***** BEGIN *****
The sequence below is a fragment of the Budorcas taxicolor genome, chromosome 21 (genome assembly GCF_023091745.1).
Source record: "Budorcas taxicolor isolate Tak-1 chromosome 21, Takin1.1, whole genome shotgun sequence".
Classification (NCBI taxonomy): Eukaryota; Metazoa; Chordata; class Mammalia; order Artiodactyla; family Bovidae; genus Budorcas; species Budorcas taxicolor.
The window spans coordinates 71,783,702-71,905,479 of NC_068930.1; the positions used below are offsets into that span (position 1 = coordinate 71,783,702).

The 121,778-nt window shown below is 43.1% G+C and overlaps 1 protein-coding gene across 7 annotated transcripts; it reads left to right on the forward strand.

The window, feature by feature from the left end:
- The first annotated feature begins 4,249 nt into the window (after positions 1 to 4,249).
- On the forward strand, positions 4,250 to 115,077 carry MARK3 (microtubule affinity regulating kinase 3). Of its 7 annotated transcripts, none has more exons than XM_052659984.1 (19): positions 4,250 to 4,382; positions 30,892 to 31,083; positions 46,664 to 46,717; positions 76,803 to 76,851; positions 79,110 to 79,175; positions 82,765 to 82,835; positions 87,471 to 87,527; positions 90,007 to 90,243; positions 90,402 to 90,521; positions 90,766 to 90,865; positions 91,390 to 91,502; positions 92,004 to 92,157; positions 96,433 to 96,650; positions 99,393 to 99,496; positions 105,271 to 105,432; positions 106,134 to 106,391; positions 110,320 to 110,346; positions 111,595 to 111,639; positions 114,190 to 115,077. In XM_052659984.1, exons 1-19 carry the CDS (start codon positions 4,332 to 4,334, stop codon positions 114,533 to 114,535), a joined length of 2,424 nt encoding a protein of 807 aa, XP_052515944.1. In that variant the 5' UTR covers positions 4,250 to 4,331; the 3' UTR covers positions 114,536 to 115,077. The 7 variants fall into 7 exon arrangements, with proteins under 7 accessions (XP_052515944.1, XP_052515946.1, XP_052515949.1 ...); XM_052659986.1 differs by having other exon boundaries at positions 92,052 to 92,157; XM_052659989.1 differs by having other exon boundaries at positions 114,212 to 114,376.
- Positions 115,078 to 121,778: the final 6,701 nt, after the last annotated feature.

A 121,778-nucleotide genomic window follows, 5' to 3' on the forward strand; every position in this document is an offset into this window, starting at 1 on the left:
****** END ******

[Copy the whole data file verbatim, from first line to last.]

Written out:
The sequence below is a fragment of the Budorcas taxicolor genome, chromosome 21 (genome assembly GCF_023091745.1).
Source record: "Budorcas taxicolor isolate Tak-1 chromosome 21, Takin1.1, whole genome shotgun sequence".
Classification (NCBI taxonomy): Eukaryota; Metazoa; Chordata; class Mammalia; order Artiodactyla; family Bovidae; genus Budorcas; species Budorcas taxicolor.
The window spans coordinates 71,783,702-71,905,479 of NC_068930.1; the positions used below are offsets into that span (position 1 = coordinate 71,783,702).

The 121,778-nt window shown below is 43.1% G+C and overlaps 1 protein-coding gene across 7 annotated transcripts; it reads left to right on the forward strand.

The window, feature by feature from the left end:
- The first annotated feature begins 4,249 nt into the window (after positions 1 to 4,249).
- On the forward strand, positions 4,250 to 115,077 carry MARK3 (microtubule affinity regulating kinase 3). Of its 7 annotated transcripts, none has more exons than XM_052659984.1 (19): positions 4,250 to 4,382; positions 30,892 to 31,083; positions 46,664 to 46,717; positions 76,803 to 76,851; positions 79,110 to 79,175; positions 82,765 to 82,835; positions 87,471 to 87,527; positions 90,007 to 90,243; positions 90,402 to 90,521; positions 90,766 to 90,865; positions 91,390 to 91,502; positions 92,004 to 92,157; positions 96,433 to 96,650; positions 99,393 to 99,496; positions 105,271 to 105,432; positions 106,134 to 106,391; positions 110,320 to 110,346; positions 111,595 to 111,639; positions 114,190 to 115,077. In XM_052659984.1, exons 1-19 carry the CDS (start codon positions 4,332 to 4,334, stop codon positions 114,533 to 114,535), a joined length of 2,424 nt encoding a protein of 807 aa, XP_052515944.1. In that variant the 5' UTR covers positions 4,250 to 4,331; the 3' UTR covers positions 114,536 to 115,077. The 7 variants fall into 7 exon arrangements, with proteins under 7 accessions (XP_052515944.1, XP_052515946.1, XP_052515949.1 ...); XM_052659986.1 differs by having other exon boundaries at positions 92,052 to 92,157; XM_052659989.1 differs by having other exon boundaries at positions 114,212 to 114,376.
- Positions 115,078 to 121,778: the final 6,701 nt, after the last annotated feature.

A 121,778-nucleotide genomic window follows, 5' to 3' on the forward strand; every position in this document is an offset into this window, starting at 1 on the left: